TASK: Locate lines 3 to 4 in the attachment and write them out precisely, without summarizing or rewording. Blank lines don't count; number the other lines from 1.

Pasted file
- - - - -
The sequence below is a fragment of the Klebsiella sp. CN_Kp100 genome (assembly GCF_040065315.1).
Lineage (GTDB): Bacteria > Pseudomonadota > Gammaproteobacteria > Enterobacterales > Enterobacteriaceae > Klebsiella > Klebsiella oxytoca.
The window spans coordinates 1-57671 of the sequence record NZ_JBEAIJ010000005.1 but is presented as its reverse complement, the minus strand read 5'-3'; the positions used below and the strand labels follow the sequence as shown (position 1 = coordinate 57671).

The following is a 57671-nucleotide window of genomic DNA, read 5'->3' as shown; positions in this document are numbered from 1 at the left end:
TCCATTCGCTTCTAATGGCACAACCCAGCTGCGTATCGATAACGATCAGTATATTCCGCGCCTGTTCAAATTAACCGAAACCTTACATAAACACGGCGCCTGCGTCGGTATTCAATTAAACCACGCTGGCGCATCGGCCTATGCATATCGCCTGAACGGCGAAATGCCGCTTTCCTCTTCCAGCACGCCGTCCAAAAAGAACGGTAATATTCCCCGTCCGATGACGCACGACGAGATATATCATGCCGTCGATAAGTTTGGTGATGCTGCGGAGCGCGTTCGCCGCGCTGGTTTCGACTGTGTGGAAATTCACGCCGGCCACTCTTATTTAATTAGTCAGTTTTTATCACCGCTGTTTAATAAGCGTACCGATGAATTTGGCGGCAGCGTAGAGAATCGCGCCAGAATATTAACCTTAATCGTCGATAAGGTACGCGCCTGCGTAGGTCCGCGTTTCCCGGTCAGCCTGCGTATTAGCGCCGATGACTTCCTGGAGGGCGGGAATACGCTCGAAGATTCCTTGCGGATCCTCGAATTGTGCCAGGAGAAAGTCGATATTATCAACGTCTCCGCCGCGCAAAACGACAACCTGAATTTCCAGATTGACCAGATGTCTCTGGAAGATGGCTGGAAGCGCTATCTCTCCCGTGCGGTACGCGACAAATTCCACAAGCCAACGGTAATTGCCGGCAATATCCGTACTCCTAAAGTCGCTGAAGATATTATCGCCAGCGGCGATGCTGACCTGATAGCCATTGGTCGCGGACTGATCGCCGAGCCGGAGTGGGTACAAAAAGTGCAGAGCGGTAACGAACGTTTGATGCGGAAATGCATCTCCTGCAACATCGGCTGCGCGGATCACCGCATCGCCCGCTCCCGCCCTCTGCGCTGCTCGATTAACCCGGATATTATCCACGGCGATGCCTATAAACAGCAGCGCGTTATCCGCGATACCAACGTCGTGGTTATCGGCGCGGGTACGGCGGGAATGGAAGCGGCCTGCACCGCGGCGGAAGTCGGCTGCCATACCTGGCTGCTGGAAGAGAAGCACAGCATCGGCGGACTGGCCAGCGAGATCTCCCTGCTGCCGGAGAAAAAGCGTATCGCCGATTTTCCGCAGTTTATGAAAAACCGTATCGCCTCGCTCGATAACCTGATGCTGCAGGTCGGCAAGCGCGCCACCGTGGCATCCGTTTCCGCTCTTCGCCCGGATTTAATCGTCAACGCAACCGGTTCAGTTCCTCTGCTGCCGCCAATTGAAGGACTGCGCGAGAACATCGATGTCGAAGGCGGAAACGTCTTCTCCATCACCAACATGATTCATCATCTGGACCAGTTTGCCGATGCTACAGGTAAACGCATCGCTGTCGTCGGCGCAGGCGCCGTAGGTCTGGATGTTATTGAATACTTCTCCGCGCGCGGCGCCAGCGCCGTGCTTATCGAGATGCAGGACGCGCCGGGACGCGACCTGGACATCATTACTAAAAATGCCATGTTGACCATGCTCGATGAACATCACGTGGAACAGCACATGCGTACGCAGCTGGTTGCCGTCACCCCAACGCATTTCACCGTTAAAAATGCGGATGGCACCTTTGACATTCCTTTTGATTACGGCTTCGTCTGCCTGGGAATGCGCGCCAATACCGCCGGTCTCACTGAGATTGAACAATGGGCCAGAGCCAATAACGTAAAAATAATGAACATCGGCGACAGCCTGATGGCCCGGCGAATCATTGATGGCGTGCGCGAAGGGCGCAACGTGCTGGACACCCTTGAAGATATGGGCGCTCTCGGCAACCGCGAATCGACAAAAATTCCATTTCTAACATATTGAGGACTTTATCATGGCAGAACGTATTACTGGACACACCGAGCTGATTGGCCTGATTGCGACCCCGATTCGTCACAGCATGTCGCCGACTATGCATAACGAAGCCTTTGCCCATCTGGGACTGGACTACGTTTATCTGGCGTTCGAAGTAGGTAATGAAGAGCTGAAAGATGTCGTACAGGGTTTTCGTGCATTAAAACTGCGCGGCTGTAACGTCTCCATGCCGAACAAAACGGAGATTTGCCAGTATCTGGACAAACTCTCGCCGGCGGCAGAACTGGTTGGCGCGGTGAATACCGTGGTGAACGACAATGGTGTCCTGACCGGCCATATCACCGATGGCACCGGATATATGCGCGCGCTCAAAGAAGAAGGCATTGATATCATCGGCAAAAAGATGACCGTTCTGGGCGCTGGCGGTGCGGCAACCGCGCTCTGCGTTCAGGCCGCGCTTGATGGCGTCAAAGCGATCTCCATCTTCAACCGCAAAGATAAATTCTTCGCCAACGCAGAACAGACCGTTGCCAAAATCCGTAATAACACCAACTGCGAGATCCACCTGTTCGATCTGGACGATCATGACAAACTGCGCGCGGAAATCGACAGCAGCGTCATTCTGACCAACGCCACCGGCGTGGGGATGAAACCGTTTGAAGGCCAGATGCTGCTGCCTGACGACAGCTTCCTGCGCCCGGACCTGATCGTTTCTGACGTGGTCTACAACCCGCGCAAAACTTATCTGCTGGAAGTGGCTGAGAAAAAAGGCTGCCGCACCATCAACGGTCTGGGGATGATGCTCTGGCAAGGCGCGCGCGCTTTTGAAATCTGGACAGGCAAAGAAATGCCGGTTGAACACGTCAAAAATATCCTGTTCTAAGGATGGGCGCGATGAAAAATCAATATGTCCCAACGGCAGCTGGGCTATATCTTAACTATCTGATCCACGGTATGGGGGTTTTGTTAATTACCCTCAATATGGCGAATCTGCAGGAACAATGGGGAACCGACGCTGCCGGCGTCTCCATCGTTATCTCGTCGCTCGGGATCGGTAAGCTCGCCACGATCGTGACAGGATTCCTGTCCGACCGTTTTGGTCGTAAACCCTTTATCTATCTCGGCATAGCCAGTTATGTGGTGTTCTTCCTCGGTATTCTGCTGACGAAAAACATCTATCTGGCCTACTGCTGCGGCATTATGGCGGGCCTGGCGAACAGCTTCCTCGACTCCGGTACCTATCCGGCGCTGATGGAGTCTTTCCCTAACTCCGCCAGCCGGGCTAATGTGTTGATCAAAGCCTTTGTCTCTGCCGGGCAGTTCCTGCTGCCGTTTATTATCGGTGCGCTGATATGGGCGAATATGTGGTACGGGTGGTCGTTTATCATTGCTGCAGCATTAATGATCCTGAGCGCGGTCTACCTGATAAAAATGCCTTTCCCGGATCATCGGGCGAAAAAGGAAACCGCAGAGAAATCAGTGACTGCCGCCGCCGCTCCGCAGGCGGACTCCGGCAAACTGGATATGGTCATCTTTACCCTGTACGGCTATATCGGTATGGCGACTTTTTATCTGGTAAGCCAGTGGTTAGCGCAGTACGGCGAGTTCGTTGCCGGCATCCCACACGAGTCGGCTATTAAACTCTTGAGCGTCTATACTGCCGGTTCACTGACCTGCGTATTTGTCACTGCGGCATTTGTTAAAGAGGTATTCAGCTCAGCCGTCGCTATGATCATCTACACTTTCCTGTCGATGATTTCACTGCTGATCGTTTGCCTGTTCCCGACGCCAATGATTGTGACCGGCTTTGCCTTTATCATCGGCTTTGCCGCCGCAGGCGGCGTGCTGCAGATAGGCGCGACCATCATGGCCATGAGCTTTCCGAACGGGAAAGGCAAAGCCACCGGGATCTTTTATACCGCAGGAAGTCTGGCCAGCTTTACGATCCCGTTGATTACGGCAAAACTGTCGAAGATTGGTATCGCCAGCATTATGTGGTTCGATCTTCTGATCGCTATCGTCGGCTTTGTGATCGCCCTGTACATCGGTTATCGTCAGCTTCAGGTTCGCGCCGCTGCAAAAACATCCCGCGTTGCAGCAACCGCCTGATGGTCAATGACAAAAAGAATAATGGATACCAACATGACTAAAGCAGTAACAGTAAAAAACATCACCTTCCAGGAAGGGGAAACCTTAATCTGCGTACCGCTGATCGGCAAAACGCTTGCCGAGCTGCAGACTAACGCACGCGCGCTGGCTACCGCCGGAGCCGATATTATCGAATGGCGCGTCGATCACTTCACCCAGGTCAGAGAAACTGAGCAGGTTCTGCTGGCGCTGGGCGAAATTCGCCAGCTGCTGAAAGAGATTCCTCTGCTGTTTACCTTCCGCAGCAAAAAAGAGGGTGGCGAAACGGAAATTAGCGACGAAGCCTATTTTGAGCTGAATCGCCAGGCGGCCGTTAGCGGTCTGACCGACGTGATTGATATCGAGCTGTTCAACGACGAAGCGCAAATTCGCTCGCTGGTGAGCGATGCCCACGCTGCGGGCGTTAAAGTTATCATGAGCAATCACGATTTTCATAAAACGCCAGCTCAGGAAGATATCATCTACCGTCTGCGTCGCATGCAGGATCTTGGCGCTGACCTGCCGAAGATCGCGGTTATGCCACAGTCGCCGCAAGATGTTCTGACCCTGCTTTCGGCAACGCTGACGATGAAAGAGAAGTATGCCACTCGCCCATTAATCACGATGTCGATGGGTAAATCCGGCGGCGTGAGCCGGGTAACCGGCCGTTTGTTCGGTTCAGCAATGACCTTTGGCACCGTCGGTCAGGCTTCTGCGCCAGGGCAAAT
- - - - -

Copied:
The window spans coordinates 1-57671 of the sequence record NZ_JBEAIJ010000005.1 but is presented as its reverse complement, the minus strand read 5'-3'; the positions used below and the strand labels follow the sequence as shown (position 1 = coordinate 57671).

The following is a 57671-nucleotide window of genomic DNA, read 5'->3' as shown; positions in this document are numbered from 1 at the left end: